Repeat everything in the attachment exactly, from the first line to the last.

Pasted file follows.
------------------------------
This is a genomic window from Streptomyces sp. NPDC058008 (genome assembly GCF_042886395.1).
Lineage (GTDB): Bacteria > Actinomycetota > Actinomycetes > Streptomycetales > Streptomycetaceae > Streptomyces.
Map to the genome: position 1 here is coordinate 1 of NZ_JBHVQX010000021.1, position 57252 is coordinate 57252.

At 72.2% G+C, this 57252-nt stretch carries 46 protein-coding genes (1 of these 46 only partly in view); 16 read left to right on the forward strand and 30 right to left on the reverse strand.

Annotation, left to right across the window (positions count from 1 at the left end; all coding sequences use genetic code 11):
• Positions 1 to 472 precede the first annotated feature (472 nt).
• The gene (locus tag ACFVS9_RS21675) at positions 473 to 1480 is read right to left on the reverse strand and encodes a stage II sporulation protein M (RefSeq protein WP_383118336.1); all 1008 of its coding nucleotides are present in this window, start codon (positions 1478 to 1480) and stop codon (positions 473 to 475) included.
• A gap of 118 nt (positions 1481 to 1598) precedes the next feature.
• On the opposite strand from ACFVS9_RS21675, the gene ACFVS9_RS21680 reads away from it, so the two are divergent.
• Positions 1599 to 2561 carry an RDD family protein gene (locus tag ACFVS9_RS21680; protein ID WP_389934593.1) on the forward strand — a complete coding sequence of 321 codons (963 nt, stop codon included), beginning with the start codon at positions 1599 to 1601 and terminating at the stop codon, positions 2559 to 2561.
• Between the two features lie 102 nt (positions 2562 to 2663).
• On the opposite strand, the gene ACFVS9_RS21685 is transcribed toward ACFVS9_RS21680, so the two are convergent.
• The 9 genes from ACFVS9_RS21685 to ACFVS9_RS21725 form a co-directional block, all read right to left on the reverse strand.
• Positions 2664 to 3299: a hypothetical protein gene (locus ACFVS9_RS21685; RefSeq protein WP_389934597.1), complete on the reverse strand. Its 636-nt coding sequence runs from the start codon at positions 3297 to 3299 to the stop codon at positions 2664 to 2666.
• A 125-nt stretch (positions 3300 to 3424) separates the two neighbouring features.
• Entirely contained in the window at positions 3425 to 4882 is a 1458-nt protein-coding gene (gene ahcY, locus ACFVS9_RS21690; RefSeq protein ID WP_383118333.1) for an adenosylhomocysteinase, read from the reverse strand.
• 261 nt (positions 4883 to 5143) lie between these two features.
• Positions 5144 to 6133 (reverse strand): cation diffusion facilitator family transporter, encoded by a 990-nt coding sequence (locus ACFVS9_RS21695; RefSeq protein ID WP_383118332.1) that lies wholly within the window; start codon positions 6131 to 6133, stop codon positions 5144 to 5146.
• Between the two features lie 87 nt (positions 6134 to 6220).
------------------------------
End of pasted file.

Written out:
This is a genomic window from Streptomyces sp. NPDC058008 (genome assembly GCF_042886395.1).
Lineage (GTDB): Bacteria > Actinomycetota > Actinomycetes > Streptomycetales > Streptomycetaceae > Streptomyces.
Map to the genome: position 1 here is coordinate 1 of NZ_JBHVQX010000021.1, position 57252 is coordinate 57252.

At 72.2% G+C, this 57252-nt stretch carries 46 protein-coding genes (1 of these 46 only partly in view); 16 read left to right on the forward strand and 30 right to left on the reverse strand.

Annotation, left to right across the window (positions count from 1 at the left end; all coding sequences use genetic code 11):
• Positions 1 to 472 precede the first annotated feature (472 nt).
• The gene (locus tag ACFVS9_RS21675) at positions 473 to 1480 is read right to left on the reverse strand and encodes a stage II sporulation protein M (RefSeq protein WP_383118336.1); all 1008 of its coding nucleotides are present in this window, start codon (positions 1478 to 1480) and stop codon (positions 473 to 475) included.
• A gap of 118 nt (positions 1481 to 1598) precedes the next feature.
• On the opposite strand from ACFVS9_RS21675, the gene ACFVS9_RS21680 reads away from it, so the two are divergent.
• Positions 1599 to 2561 carry an RDD family protein gene (locus tag ACFVS9_RS21680; protein ID WP_389934593.1) on the forward strand — a complete coding sequence of 321 codons (963 nt, stop codon included), beginning with the start codon at positions 1599 to 1601 and terminating at the stop codon, positions 2559 to 2561.
• Between the two features lie 102 nt (positions 2562 to 2663).
• On the opposite strand, the gene ACFVS9_RS21685 is transcribed toward ACFVS9_RS21680, so the two are convergent.
• The 9 genes from ACFVS9_RS21685 to ACFVS9_RS21725 form a co-directional block, all read right to left on the reverse strand.
• Positions 2664 to 3299: a hypothetical protein gene (locus ACFVS9_RS21685; RefSeq protein WP_389934597.1), complete on the reverse strand. Its 636-nt coding sequence runs from the start codon at positions 3297 to 3299 to the stop codon at positions 2664 to 2666.
• A 125-nt stretch (positions 3300 to 3424) separates the two neighbouring features.
• Entirely contained in the window at positions 3425 to 4882 is a 1458-nt protein-coding gene (gene ahcY, locus ACFVS9_RS21690; RefSeq protein ID WP_383118333.1) for an adenosylhomocysteinase, read from the reverse strand.
• 261 nt (positions 4883 to 5143) lie between these two features.
• Positions 5144 to 6133 (reverse strand): cation diffusion facilitator family transporter, encoded by a 990-nt coding sequence (locus ACFVS9_RS21695; RefSeq protein ID WP_383118332.1) that lies wholly within the window; start codon positions 6131 to 6133, stop codon positions 5144 to 5146.
• Between the two features lie 87 nt (positions 6134 to 6220).